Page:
In the book I talk about how as assurance providers we used to be called the bean counters. Trusted advisors tell you not only how many beans you've got but how you can grow them, harvest them, and take them to market, and where you have opportunities to improve. Agents of change say, "You know what, quit growing beans. Why don't you look at growing corn or kale or something new? Use that resource and capacity for growing beans and take on new opportunities." There are going to be people who say, "Wait a minute, that's management's job. Management is the one to do that; that's business strategy; that is not our place." If not us, then who else? Who else do you have in an organization other than the CEO or a couple of people in the C-suite who have that 360-degree view that we get as internal auditors and who build up over time that institutional knowledge? I would say it is not uncommon out there for a chief audit executive to have more tenure in his or her role than the CEO does. We're not making the decision. We're fully respecting the role management plays. But we're not adding a lot of value to the company if we only tell management what went wrong.
As you look back over your tenure as CEO, how do you view milestones and achievements?
I think it's been a remarkable decade, 12 years, however you want to measure it. But I don't give myself much credit for any of that. I feel I was privileged to lead the organization during this period. But I think we were destined to do great things. I think what The IIA needs in a CEO as well as a chairman and others on the board are people who have the passion and vision to help the organization realize its potential. They need to be agents of change.
My decision to step down is predicated more by a desire to afford new fresh leadership to come in, so The IIA is not recycling the same leadership style and same ideas for too long a period. I don't feel I've stayed too long. I feel like I've stayed just about the right amount of time, and I've been very grateful for the support I've gotten over these years from the board, and volunteer leaders around the world and the profession itself. But I also think it's time to pass the torch to new leadership.
How would you most like to be remembered, as an executive who led The IIA during a time of extraordinary growth and change or as a longtime volunteer who gave so much time, energy, and intellect to the profession?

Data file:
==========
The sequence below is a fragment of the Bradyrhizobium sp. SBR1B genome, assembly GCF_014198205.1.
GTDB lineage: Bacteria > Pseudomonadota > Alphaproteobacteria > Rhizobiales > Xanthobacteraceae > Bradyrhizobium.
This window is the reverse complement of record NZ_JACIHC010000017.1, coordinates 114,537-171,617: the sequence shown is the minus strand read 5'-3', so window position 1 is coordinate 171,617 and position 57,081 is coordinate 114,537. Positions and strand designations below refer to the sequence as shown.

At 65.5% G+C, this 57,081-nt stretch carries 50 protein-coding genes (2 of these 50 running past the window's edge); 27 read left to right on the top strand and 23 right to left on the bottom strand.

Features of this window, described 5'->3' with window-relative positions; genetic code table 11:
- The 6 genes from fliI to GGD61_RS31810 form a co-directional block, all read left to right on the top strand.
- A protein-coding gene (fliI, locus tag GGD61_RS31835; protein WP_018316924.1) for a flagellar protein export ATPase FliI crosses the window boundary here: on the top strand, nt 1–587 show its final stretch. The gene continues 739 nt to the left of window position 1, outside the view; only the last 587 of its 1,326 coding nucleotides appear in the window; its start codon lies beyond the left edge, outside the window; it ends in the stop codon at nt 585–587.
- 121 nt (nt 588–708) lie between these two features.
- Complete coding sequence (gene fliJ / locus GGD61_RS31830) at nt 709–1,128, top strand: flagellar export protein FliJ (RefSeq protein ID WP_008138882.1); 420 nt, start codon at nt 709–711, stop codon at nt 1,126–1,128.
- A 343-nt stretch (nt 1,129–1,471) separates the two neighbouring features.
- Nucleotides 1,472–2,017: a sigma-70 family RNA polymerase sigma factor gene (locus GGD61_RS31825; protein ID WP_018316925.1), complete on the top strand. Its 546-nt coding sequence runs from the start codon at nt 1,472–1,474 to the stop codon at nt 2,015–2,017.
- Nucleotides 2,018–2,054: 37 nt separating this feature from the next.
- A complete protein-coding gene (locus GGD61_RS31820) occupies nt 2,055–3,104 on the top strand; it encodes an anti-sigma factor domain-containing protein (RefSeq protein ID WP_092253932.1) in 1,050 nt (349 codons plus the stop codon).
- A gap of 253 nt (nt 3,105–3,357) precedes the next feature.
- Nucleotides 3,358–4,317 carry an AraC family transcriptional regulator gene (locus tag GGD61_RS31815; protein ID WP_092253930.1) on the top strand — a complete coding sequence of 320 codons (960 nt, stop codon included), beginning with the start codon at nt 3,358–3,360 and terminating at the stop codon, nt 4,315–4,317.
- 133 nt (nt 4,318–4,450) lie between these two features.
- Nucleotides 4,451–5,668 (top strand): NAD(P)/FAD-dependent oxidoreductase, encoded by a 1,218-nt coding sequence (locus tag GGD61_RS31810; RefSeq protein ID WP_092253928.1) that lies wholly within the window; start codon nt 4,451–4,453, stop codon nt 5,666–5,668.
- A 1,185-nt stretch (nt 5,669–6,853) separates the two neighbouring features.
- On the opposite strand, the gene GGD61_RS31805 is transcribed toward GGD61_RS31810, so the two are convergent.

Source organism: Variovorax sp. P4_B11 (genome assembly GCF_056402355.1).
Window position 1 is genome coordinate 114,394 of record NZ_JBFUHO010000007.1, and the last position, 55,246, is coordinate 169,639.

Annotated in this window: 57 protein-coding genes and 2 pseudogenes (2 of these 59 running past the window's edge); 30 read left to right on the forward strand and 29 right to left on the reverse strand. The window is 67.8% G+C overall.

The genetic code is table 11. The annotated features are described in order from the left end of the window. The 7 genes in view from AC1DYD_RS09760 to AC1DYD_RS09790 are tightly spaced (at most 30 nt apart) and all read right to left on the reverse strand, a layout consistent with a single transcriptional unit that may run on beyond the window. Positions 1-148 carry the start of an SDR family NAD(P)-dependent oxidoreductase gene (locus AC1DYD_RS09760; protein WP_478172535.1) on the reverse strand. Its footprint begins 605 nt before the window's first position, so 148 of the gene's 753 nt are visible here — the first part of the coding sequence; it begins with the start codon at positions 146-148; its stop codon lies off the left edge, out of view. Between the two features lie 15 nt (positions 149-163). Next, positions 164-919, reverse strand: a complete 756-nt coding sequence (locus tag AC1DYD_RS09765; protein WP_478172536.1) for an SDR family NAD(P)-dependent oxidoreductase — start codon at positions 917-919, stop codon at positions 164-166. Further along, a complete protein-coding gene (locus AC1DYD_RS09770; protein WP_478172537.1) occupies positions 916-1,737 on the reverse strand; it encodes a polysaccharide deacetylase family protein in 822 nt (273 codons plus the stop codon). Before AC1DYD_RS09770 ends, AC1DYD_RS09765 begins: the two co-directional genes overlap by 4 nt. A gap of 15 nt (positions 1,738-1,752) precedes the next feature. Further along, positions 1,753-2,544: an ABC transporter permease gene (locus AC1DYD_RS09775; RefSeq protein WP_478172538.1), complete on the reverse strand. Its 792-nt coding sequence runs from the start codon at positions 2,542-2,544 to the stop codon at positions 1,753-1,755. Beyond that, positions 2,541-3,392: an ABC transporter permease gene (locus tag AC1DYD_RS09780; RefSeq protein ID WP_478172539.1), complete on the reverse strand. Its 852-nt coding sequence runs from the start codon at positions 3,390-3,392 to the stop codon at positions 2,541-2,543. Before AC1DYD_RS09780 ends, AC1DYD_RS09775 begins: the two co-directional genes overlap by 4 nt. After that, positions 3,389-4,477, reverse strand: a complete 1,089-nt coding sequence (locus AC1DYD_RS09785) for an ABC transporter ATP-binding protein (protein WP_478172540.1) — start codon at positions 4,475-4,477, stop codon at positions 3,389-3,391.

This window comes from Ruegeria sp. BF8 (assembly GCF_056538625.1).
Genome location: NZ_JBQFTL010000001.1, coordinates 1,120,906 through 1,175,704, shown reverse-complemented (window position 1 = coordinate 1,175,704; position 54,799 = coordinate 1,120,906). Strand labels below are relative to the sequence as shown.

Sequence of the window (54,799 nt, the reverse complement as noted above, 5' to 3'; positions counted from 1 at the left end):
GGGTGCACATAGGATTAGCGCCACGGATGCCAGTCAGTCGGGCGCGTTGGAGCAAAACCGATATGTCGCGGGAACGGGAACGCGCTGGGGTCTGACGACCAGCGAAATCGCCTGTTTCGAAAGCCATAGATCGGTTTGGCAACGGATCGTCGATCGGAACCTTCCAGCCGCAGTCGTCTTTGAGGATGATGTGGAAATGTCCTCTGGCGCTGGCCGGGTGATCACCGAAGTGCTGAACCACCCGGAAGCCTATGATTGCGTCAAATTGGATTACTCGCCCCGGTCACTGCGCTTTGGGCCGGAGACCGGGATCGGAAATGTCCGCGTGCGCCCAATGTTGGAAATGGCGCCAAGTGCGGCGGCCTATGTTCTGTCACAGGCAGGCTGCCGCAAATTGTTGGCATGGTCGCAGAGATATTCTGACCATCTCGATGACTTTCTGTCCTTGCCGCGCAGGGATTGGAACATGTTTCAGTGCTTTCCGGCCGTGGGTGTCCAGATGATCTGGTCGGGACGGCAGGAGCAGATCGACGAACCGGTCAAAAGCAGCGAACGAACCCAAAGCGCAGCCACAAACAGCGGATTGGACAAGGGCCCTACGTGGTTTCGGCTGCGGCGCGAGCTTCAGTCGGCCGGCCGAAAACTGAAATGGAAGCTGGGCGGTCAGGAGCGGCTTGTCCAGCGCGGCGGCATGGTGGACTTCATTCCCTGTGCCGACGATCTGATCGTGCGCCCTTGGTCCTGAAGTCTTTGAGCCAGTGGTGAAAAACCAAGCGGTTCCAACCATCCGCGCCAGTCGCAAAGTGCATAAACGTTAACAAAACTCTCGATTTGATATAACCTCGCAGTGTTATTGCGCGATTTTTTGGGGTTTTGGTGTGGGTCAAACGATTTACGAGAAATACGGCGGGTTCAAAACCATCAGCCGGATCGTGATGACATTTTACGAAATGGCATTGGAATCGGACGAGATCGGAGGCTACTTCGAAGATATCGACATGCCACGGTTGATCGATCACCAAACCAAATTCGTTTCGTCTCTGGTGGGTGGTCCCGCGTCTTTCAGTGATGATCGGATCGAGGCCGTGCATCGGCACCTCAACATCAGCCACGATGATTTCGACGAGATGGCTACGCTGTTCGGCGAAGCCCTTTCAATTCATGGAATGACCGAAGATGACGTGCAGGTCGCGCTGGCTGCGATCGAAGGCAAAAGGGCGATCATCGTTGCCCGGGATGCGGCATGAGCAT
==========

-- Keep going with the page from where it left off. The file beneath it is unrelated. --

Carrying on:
I hope I'm remembered as someone who had a passion for this profession and was unwilling to allow it to become complacent. I hope I've been an enabler. I know it may appear at times that I see myself somehow as a bigger part of The IIA than I am. I feel the president and CEO of an organization needs to maintain enough humility to realize the organization is much bigger than he or she is. The organization's mission is much bigger than one person can achieve. I'm hopeful that my successor will be able to leverage the things we've done that worked, and be able to move on from things that haven't worked as effectively as we would have liked.
What should we expect from you post-IIA?
Like everyone else, my career has been a journey. Since my retirement from government auditing in 2002, I have partnered with organizations that are investing in the internal audit profession and whose mission is to serve and empower the profession around the world. That was true in both of my assignments at The IIA and during my tenure with PwC's internal audit practice. People should expect that I will do the same in the future. There are several organizations that are making investments in this profession because of the potential they see in it. I plan to partner with one of those organizations and continue to be a passionate voice for the profession just as I have been for the last 20 years.
Any closing thoughts as you look back on a long and storied career?
Literally hundreds of people from around the world have reached out to congratulate me on my "retirement." It has been interesting because I haven't used the "R" word once. I have too much energy and enthusiasm to sit on my back porch and watch the sun set. I would rather be up anticipating a sunrise on a new day and new opportunities. I am less than five years away from celebrating 50 years in the internal audit profession. Barring some unforeseen circumstance, I plan to celebrate it with a blog post reflecting on a half-century in the most amazing profession in the world.